Here, everyone is talking about the price of freedom,
and about how we as a people are united in our down payment,
about how we will fight to the very bottom of our bank account.

And the sky is so blue it looks like it may last forever
and the skinny tuba player goes oompahpah,
and everybody cheers.

In the big store window of the travel agency downtown,
a ten-foot sign says, WE WILL NEVER FORGET.

The letters have been cut with scissors out of blue construction paper
and pasted carefully to the sign by someone’s hand.

What I want to know is, who will issue the ticket
for improper use of the collective pronoun?
What I want to know is, who will find and punish the maker
of these impossible promises?

Everyone in my family got home just fine on Sunday night. Eleanor’s flights from Columbus to Chicago and Chicago to Des Moines, and then her shuttle bus ride to Grinnell all went about as well as they could on such a busy holiday weekend. Walker’s ride back to Oberlin was without incident. My mother’s flight back to the St. Louis airport, next to Ferguson, went fine, as did her shuttle bus ride back to Cape Girardeau. I didn’t have to worry much that anyone would mistake one of my tall children or my elderly mother for a person they should be afraid of. Other mothers have to worry more, I guess, until they get that last text telling them that all their loved ones have made it safely home.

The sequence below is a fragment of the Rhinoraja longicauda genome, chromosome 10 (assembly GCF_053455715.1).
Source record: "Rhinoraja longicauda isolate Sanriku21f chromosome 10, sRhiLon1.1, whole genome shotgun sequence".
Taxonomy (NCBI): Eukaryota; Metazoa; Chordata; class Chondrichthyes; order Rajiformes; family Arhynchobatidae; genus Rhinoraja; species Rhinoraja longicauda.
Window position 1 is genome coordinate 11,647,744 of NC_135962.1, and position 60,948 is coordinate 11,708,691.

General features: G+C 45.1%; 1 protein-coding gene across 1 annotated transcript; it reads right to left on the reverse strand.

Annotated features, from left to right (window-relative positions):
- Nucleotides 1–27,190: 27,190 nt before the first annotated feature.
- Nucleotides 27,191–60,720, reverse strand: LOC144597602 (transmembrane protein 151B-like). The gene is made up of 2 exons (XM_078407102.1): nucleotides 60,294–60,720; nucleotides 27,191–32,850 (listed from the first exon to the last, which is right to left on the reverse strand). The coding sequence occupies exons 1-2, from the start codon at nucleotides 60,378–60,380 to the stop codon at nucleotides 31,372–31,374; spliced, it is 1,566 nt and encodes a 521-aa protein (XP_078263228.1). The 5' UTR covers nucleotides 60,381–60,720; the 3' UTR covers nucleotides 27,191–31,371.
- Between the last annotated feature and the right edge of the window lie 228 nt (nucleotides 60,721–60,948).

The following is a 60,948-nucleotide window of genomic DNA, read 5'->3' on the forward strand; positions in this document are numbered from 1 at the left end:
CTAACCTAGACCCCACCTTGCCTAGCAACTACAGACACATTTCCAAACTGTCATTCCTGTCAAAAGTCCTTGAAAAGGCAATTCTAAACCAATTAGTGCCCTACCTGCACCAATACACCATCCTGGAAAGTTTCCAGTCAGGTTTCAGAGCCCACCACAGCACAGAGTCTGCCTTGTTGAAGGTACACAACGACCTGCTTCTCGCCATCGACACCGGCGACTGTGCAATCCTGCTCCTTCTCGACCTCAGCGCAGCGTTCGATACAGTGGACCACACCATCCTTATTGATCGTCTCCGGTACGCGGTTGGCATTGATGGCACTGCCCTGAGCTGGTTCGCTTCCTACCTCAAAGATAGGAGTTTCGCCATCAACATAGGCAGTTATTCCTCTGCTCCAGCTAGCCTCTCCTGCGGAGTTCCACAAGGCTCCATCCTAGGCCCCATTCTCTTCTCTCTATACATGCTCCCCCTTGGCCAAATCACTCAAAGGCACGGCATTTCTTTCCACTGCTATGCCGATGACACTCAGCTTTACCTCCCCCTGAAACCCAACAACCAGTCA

8 Comments leave one →
  1. December 2, 2014 9:52 pm

    What did everyone think of Mockingjay? I liked it a lot more than I expected to, even though it was very slow-moving.

    • December 3, 2014 11:10 am

      We liked it fine. Ron and I haven’t read the books, but have enjoyed seeing the movies. My mother and Eleanor have read the books, so they told us about a couple of places where an idea that’s developed in the books is given a visual moment in the movie. We thought it ended like all two-parter movies, though, with more of a whimper than a bang.

  2. December 3, 2014 10:57 am

    Glad you had such a lovely holiday! Thanks for the poem, loved it! I like the mix of seriousness and humor.

    • December 3, 2014 11:08 am

      I like that in Tony Hoagland’s poems in general but yes, I like it particularly in this poem, too.

  3. December 3, 2014 12:43 pm

    What a wonderful post, and that is one damn fine poem. Poetry ought always to be funny and achingly true. I often think about mothers who have more at stake on that last text, and how excruciatingly hard that must be, and how I really don’t know that I’ve been born sometimes. Oh and I do so love that line about punishment as an education.

    • December 3, 2014 12:49 pm

      I’m pleased you like it! I am partial to poems that are both funny and serious.
      The line about punishment as an education, in particular, seems ludicrously old-fashioned now.

  4. December 5, 2014 9:49 am

    A poignant post, Jeanne, and sobering along with the happiness. Your Thanksgiving sounds a lot of fun and good family time. The poem’s excellent.

    • December 5, 2014 10:33 am

      Families make a lot of “impossible promises,” but mine gets along pretty well.